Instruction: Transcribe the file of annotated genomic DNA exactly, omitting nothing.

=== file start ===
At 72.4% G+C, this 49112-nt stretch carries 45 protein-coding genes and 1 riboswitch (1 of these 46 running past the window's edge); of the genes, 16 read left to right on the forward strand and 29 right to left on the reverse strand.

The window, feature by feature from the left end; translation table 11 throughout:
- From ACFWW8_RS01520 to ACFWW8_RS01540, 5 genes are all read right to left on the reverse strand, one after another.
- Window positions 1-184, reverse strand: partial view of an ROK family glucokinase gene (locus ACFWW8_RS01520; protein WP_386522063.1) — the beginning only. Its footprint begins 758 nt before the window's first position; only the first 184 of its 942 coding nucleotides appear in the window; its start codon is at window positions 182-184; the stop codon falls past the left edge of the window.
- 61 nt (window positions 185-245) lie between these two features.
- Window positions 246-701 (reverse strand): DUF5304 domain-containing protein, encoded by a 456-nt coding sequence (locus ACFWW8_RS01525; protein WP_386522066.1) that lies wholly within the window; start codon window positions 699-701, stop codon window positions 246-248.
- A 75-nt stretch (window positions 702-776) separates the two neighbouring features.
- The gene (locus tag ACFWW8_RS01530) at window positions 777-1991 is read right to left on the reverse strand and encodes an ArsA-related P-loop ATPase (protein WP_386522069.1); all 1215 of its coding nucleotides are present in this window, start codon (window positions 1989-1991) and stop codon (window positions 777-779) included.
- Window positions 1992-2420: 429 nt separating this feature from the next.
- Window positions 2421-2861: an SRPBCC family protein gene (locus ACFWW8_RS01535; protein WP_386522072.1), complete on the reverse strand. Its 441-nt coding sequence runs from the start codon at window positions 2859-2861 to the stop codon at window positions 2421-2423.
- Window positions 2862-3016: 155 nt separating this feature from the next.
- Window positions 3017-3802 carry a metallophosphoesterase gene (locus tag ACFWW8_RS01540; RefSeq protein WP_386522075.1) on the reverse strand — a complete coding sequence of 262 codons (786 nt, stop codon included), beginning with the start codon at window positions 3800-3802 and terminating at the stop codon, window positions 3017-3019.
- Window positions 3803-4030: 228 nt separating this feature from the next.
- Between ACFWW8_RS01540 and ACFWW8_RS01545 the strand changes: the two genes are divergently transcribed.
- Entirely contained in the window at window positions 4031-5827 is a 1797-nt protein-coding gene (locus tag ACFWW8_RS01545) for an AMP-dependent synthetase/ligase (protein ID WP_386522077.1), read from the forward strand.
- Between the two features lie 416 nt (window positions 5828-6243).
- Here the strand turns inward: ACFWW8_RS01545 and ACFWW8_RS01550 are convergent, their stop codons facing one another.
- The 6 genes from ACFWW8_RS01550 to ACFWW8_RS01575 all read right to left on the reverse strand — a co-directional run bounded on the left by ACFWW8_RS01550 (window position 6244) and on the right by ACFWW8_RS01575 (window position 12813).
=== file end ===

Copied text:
At 72.4% G+C, this 49112-nt stretch carries 45 protein-coding genes and 1 riboswitch (1 of these 46 running past the window's edge); of the genes, 16 read left to right on the forward strand and 29 right to left on the reverse strand.

The window, feature by feature from the left end; translation table 11 throughout:
- From ACFWW8_RS01520 to ACFWW8_RS01540, 5 genes are all read right to left on the reverse strand, one after another.
- Window positions 1-184, reverse strand: partial view of an ROK family glucokinase gene (locus ACFWW8_RS01520; protein WP_386522063.1) — the beginning only. Its footprint begins 758 nt before the window's first position; only the first 184 of its 942 coding nucleotides appear in the window; its start codon is at window positions 182-184; the stop codon falls past the left edge of the window.
- 61 nt (window positions 185-245) lie between these two features.
- Window positions 246-701 (reverse strand): DUF5304 domain-containing protein, encoded by a 456-nt coding sequence (locus ACFWW8_RS01525; protein WP_386522066.1) that lies wholly within the window; start codon window positions 699-701, stop codon window positions 246-248.
- A 75-nt stretch (window positions 702-776) separates the two neighbouring features.
- The gene (locus tag ACFWW8_RS01530) at window positions 777-1991 is read right to left on the reverse strand and encodes an ArsA-related P-loop ATPase (protein WP_386522069.1); all 1215 of its coding nucleotides are present in this window, start codon (window positions 1989-1991) and stop codon (window positions 777-779) included.
- Window positions 1992-2420: 429 nt separating this feature from the next.
- Window positions 2421-2861: an SRPBCC family protein gene (locus ACFWW8_RS01535; protein WP_386522072.1), complete on the reverse strand. Its 441-nt coding sequence runs from the start codon at window positions 2859-2861 to the stop codon at window positions 2421-2423.
- Window positions 2862-3016: 155 nt separating this feature from the next.
- Window positions 3017-3802 carry a metallophosphoesterase gene (locus tag ACFWW8_RS01540; RefSeq protein WP_386522075.1) on the reverse strand — a complete coding sequence of 262 codons (786 nt, stop codon included), beginning with the start codon at window positions 3800-3802 and terminating at the stop codon, window positions 3017-3019.
- Window positions 3803-4030: 228 nt separating this feature from the next.
- Between ACFWW8_RS01540 and ACFWW8_RS01545 the strand changes: the two genes are divergently transcribed.
- Entirely contained in the window at window positions 4031-5827 is a 1797-nt protein-coding gene (locus tag ACFWW8_RS01545) for an AMP-dependent synthetase/ligase (protein ID WP_386522077.1), read from the forward strand.
- Between the two features lie 416 nt (window positions 5828-6243).
- Here the strand turns inward: ACFWW8_RS01545 and ACFWW8_RS01550 are convergent, their stop codons facing one another.
- The 6 genes from ACFWW8_RS01550 to ACFWW8_RS01575 all read right to left on the reverse strand — a co-directional run bounded on the left by ACFWW8_RS01550 (window position 6244) and on the right by ACFWW8_RS01575 (window position 12813).